File for Divorce in Wisconsin: A Quick Guide on How to File for Divorce in 10 Steps
Filing for divorce is a substantial decision that often marks a new chapter in life. In Wisconsin, this process follows a structured framework, providing clarity and direction during a challenging time. While specific terminologies and procedures might vary from county to county, the fundamental steps remain consistent. This comprehensive guide will walk you through the process of filing for divorce in Wisconsin, ensuring it’s both a swift and affordable endeavor. Whether you’re considering filing jointly for divorce with your spouse or initiating the process alone, this guide will help you navigate the process seamlessly.
1. File for Divorce: Choosing Your Filing Approach
To begin, you must decide how you want to proceed with filing for divorce in Wisconsin. You have the option of filing for divorce jointly with your spouse using the appropriate forms, such as FA-4110V (with Minor Children) or FA-4111V (without Minor Children). Conversely, you can choose to initiate the process individually by completing the necessary forms, FA-4108V (with Minor Children) or FA-4109V (without Minor Children).
2. File for Divorce: Temporary Hearing Consideration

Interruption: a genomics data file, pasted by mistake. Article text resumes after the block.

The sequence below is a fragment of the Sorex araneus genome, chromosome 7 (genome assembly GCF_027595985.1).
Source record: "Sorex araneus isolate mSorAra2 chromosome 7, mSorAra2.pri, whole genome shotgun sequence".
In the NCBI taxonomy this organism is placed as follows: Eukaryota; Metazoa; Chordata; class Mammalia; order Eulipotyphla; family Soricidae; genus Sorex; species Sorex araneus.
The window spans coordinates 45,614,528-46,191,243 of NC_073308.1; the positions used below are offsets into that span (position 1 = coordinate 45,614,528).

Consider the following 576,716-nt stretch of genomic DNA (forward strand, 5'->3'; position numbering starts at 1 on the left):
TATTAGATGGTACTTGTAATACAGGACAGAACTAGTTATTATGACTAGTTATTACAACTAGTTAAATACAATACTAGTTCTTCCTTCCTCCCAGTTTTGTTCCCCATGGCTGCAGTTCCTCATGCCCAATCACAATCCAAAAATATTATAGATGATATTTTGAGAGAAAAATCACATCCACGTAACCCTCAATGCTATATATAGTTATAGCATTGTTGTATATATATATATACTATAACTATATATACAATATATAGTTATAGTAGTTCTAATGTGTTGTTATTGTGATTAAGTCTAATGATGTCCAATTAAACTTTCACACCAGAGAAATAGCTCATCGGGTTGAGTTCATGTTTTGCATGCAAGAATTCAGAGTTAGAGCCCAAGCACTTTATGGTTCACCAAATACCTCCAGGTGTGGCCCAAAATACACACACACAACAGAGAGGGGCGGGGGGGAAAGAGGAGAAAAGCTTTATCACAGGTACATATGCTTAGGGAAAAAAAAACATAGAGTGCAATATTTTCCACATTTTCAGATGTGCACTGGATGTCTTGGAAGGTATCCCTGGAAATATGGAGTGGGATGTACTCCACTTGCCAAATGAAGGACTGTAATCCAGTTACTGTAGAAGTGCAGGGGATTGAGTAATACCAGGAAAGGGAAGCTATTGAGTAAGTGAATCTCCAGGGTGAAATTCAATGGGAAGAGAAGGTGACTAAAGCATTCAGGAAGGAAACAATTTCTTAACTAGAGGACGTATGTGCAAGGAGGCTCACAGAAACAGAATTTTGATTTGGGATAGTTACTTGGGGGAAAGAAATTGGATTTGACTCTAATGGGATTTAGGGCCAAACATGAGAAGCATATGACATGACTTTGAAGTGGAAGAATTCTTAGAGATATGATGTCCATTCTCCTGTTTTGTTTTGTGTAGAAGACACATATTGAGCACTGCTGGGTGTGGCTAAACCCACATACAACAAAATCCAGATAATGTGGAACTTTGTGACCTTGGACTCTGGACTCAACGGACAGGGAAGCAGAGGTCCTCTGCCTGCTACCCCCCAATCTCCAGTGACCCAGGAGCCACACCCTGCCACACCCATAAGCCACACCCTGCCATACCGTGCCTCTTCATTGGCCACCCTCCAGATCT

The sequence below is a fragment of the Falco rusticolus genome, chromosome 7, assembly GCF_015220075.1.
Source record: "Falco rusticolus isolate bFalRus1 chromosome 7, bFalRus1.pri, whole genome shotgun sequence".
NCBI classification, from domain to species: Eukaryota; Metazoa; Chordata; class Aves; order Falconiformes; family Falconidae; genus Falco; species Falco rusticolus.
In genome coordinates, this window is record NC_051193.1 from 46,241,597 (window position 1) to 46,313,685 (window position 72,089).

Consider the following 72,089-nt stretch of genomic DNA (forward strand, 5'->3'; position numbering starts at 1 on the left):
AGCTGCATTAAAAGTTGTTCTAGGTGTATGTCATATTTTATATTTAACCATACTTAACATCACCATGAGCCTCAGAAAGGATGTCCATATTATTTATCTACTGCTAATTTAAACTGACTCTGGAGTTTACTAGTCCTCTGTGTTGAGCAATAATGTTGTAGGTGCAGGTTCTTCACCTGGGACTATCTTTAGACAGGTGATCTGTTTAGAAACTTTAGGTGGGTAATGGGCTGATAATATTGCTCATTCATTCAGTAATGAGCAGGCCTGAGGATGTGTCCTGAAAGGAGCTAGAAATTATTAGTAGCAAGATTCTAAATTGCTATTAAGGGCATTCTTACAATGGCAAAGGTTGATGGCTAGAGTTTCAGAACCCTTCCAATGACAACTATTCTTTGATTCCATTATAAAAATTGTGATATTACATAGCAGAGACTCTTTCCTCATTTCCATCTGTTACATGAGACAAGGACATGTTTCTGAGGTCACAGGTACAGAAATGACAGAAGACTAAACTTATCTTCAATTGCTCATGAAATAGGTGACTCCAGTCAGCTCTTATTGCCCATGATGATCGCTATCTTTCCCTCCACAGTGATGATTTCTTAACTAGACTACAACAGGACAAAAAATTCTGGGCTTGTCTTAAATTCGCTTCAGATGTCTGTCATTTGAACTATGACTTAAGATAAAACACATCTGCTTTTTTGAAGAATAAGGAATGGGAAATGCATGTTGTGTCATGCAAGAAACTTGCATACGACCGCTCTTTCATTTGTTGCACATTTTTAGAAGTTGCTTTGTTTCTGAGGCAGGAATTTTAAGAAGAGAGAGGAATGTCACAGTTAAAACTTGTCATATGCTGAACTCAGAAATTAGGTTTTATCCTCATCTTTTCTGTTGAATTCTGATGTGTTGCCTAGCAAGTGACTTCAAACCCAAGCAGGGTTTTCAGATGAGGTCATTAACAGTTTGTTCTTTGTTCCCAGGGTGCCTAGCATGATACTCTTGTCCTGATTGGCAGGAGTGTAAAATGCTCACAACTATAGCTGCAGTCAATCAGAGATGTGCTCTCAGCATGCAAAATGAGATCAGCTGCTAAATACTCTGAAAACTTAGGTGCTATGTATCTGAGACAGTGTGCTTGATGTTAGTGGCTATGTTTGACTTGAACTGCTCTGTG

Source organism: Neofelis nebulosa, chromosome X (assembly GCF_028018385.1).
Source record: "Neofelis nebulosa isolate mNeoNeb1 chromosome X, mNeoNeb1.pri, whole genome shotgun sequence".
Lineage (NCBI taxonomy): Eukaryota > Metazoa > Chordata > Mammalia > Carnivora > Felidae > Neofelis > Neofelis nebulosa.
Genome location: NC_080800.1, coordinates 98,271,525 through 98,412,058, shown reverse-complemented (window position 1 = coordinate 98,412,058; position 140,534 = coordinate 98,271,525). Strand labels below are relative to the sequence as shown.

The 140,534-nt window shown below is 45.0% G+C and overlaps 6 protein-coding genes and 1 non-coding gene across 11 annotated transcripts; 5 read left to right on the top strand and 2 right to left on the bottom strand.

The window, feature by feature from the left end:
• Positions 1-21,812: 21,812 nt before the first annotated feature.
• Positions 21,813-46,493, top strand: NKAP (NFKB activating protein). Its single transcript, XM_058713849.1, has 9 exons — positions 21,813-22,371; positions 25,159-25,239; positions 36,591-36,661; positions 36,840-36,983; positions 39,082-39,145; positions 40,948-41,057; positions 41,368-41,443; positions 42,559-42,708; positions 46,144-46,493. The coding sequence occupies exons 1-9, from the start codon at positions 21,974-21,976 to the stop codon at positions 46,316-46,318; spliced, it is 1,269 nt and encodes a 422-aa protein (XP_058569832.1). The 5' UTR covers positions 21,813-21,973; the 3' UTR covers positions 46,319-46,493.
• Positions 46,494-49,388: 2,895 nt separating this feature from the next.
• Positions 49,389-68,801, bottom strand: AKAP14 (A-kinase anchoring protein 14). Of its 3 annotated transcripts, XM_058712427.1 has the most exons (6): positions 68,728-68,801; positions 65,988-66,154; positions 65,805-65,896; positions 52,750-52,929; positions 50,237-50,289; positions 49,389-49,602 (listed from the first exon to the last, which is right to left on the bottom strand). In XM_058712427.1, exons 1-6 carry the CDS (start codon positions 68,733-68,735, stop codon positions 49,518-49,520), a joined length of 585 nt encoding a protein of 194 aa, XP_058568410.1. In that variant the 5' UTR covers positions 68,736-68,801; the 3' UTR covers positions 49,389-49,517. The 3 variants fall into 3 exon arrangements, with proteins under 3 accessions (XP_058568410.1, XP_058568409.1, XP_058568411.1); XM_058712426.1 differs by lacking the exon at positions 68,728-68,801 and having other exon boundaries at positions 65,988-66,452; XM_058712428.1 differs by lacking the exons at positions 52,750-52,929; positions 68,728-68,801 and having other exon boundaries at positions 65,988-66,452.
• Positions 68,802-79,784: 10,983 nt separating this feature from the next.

If you and your spouse are unable to come to an agreement on critical matters such as child custody, child support, property use, and other similar issues, you may opt for a temporary hearing. This involves submitting an Order to Show Cause and Affidavit for Temporary Order (FA-4128VB & FA-4128VA with Minor Children or FA-4129VB & FA-4129VA without Minor Children) to the Family Court Commissioner.
3. File for Divorce: Initiating the Action
The initial step involves filing the summons and petition (or joint petition) for divorce or legal separation, along with the confidential petition addendum. This must be done by submitting the necessary documents and paying the requisite fee to the Clerk of the Circuit Court. Keep in mind that there is a mandatory 120-day waiting period before the court can schedule the final hearing for your divorce filing.
4. File for Divorce: Serving the Documents
To proceed, copies of the filed documents must be delivered or served to your spouse. This includes providing copies of the summons, petition, confidential petition addendum, and any proposed parenting plan. It’s crucial to file proof of this service with the Clerk of the Circuit Court to ensure the proper handling of your divorce filing.
5. File for Divorce: Obtaining a Temporary Order (if required)
If you initiated a temporary hearing (as discussed in step 2), attending the hearing is essential to have a temporary order issued. On the other hand, if an agreement is reached between you and your spouse, you can complete and submit a Stipulation for Temporary Order (FA-4126VA & FA-4126VB with Minor Children or FA-4127VA & FA-4127VB without Minor Children). If you and your spouse don’t believe a formal temporary order is necessary, you can skip this step for now, but remember that circumstances may change before the final hearing in your divorce case.